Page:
Most of the tourists who come to Iceland for a vacation would expect to go snowmobiling or scrambling at the beautiful snowy sights of the country. However, there is one country tour in Iceland around the area of the Nordic Iceland that could be nothing more than melancholic. It is a trek not to experience another glacier but to mourn its absence.
In August 2019, a group of individuals will be going in an Un-Glacier Tour. They will be holding a funeral of some sort to mourn the end of the glacier that was once considered as the one that hugged a snow-stuffed crater on Ok, a volcano at the center of the west-central Iceland. The participants of the trek will be walking up its pebbled slope and will be instilling a plaque to eulogize the glacier that vanished in this lifetime. The trek bleats a warning of what else could happen if people do not do anything to battle climate change.
The creaking and the constant motion of the rocks with strips of dirt and rocks offers the most tangible proof that a glacier was once there. It will smell of the Earth and mineral and the reporters of the trek will have to describe it as if it were describing its anatomy. “The scientists of the study will have to use the terms snout and tongue, almost as if they are describing a real life creature,” says Cymene Howe. She is a practicing anthropologist from Rice University who specializes in the social, cultural, and political fallout of the disappearance of ice.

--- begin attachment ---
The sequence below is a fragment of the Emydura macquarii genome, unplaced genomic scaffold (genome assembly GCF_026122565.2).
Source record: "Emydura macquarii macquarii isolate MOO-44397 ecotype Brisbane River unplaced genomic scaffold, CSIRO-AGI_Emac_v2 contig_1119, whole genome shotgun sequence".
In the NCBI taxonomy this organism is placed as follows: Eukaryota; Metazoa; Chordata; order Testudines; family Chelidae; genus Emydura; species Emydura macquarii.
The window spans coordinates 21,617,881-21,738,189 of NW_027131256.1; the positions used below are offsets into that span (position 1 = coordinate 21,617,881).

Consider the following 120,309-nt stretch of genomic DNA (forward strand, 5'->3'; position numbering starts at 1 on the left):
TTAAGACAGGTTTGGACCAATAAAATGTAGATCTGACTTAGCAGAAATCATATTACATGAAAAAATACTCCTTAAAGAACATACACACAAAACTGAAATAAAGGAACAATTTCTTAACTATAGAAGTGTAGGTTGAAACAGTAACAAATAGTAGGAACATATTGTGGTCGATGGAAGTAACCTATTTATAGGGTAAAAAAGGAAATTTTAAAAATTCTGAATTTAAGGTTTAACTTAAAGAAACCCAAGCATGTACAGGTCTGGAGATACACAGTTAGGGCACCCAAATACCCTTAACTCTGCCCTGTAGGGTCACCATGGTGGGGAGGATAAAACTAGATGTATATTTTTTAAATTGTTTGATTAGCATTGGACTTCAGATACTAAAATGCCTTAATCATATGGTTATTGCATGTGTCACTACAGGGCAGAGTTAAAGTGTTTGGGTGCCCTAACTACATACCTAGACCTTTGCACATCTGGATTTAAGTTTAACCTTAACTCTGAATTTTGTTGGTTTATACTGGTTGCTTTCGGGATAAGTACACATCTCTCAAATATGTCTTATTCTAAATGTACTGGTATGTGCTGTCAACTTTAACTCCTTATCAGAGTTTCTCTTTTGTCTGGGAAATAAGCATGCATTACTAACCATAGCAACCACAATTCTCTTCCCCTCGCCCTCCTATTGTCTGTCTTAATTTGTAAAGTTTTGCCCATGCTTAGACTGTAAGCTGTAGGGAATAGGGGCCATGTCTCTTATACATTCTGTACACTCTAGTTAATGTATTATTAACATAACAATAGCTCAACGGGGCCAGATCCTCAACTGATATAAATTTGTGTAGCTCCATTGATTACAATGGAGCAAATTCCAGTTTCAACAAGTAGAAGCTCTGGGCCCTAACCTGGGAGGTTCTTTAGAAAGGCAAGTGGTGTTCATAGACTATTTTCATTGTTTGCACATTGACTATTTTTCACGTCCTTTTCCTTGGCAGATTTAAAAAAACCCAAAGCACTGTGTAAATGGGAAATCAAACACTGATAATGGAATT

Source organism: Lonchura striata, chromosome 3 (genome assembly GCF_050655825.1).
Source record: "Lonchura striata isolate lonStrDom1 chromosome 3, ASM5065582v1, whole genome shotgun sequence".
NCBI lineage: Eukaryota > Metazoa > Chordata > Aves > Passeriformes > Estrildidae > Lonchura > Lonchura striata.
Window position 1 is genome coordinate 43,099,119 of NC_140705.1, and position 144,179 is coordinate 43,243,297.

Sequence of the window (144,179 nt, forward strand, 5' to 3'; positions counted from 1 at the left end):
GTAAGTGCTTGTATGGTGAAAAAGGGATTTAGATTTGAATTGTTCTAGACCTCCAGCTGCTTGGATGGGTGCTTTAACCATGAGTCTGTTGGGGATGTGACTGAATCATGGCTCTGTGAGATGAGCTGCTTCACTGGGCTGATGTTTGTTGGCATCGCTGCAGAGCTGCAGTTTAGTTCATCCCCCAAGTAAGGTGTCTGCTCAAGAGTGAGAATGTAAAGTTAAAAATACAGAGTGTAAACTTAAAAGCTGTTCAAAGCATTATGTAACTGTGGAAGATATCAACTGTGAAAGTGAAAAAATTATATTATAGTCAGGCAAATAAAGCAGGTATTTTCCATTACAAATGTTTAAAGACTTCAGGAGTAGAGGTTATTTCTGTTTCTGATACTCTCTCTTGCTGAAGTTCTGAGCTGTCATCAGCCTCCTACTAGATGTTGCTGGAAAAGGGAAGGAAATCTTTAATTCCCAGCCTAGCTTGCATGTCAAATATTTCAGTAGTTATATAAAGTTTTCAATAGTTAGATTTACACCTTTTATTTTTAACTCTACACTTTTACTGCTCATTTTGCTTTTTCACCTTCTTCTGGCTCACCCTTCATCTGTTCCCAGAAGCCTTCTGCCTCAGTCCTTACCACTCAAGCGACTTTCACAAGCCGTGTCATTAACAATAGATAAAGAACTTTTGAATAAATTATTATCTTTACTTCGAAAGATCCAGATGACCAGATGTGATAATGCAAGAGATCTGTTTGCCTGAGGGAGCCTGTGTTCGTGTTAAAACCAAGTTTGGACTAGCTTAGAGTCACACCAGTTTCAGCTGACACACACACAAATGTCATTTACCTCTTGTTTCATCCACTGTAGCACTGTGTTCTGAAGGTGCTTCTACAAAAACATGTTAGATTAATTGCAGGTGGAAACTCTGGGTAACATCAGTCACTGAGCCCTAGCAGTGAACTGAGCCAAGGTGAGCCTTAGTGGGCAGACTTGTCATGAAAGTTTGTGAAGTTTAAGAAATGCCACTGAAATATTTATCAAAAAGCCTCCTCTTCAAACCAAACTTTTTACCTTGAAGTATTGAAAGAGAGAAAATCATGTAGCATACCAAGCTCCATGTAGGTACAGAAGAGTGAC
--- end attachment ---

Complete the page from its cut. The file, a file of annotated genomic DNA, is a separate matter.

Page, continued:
But there is nothing in this world that lives forever, not even the glaciers of Iceland. Glaciers, too, are going down to their graves and this practically includes the Okjokull. In fact, scientists have recently taken it down from the list of glaciers in the country. For it to be considered a glacier, the mass must have “enough ice that will deform its own weight,” says Twilla Moon, a research scientist from the National Snow and Ice Data Center.
An active mountain glaciers accumulates ice and snow that as the bulk of it builds up, the pressure builds up as well. The ice will slowly go downhill. When the melting of the ice outpaces the accumulation, the glacier becomes smaller. Then, it is called something else — a snow field, or dead ice. But at that point, it is no longer a glacier.
It can be quite to determine whether a glacier has died. “It is usually impossible to identify the exact time the glacier falls under the category of no longer a glacier,” says Oddur Sigurosson, a glaciologist with the Icelandic Meteorological Office. They are the government agency that declared the Okjokull officially a dead glacier in 2014.
Such decline in the number of glaciers in Iceland and the other regions of the world should serve as a wake up call. It doesn’t happen every day, but when it does, it should remind people of their contributions to world destruction, particularly through the fact that a glacier can be no longer a glacier.